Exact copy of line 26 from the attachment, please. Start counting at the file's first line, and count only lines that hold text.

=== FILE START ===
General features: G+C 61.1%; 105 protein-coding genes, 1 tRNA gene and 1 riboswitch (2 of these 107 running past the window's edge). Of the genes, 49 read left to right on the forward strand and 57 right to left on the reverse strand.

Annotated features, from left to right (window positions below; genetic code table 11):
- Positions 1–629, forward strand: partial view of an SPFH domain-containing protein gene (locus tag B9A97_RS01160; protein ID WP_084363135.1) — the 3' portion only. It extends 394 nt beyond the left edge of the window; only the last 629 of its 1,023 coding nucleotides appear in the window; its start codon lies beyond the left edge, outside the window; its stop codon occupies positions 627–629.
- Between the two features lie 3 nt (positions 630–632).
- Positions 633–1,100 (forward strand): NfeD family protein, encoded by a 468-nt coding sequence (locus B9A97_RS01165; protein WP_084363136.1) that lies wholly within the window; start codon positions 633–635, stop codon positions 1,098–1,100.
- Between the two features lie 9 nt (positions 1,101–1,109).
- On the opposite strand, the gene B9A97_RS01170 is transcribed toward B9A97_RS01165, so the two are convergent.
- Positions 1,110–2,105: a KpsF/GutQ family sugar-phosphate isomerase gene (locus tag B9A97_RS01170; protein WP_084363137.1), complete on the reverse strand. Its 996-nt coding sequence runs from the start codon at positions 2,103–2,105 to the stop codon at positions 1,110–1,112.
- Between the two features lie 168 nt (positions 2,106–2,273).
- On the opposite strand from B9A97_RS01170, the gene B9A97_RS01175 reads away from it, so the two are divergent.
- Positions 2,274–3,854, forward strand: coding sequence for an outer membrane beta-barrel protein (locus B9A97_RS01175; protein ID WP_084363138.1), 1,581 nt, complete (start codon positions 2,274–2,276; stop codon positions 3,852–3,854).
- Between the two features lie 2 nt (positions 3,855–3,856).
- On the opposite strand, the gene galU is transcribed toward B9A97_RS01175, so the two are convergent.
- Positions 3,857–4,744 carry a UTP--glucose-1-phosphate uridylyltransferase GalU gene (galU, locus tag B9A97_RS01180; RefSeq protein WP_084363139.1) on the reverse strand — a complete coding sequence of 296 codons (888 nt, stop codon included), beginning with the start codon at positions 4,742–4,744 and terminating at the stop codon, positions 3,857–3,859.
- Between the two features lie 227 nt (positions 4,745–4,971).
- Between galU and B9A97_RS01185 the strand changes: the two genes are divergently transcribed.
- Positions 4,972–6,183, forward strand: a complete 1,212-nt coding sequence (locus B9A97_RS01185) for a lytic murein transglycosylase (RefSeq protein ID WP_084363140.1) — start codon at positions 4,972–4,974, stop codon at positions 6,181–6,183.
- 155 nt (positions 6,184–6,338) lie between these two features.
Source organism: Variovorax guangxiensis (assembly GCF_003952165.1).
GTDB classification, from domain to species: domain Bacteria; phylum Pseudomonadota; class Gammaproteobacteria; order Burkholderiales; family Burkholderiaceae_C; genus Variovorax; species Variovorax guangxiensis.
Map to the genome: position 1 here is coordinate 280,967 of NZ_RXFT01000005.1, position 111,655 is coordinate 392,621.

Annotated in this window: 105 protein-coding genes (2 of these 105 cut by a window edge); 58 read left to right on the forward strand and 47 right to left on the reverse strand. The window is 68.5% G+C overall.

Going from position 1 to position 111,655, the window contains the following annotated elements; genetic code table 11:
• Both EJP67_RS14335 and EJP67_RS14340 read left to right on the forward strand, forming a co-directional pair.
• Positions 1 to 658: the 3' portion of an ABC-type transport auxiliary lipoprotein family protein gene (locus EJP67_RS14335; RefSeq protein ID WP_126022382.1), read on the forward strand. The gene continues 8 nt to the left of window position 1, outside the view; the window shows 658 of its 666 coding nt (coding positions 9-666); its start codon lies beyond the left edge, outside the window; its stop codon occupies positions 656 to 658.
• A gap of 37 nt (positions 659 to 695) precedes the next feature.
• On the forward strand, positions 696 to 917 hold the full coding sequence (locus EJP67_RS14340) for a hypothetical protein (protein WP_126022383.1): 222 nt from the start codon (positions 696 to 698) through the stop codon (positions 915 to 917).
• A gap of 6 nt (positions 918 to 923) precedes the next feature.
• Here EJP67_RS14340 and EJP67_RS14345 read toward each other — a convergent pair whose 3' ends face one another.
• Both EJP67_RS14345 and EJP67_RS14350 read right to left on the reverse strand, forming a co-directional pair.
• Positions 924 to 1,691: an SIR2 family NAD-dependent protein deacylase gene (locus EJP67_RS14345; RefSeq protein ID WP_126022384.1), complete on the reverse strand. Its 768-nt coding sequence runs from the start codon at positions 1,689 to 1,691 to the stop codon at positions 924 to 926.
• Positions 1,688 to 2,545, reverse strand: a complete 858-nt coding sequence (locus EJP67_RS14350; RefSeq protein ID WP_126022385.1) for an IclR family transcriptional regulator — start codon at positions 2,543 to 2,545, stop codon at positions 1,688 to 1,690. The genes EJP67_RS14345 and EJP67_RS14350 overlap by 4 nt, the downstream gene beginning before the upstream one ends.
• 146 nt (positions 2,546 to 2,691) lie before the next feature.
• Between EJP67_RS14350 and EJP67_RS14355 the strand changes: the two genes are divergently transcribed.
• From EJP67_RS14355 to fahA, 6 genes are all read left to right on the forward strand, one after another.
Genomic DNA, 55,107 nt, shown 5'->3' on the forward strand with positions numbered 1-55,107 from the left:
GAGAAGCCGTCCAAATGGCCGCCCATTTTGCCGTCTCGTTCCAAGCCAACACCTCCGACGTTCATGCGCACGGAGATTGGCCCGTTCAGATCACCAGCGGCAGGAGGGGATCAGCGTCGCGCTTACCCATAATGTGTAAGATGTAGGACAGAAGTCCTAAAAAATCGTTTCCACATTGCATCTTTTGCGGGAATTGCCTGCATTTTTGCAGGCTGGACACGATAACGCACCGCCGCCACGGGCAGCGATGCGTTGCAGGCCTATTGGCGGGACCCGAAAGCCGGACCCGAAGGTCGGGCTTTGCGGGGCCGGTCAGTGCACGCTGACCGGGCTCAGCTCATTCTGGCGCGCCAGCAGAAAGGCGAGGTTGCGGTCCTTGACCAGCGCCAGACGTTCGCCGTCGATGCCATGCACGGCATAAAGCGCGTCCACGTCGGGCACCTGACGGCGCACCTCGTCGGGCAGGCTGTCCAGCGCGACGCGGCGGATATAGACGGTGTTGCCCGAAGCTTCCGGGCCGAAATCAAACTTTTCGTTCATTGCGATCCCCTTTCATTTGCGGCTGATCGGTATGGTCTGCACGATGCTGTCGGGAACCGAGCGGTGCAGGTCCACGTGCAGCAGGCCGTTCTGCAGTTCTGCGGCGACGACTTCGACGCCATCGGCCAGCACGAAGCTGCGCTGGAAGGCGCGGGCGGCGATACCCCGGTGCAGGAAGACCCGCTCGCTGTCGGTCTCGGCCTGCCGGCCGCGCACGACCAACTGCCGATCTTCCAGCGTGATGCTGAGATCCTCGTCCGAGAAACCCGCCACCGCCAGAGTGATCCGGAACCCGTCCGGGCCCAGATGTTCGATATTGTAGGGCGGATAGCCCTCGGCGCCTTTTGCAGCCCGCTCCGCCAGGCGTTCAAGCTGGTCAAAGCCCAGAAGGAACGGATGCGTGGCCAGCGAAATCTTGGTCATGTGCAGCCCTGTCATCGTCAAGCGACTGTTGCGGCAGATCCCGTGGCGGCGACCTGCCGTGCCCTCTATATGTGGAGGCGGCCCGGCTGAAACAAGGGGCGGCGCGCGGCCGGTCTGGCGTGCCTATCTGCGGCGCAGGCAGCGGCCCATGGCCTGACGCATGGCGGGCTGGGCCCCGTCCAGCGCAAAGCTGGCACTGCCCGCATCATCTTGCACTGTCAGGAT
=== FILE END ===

• A gap of 37 nt (positions 659 to 695) precedes the next feature.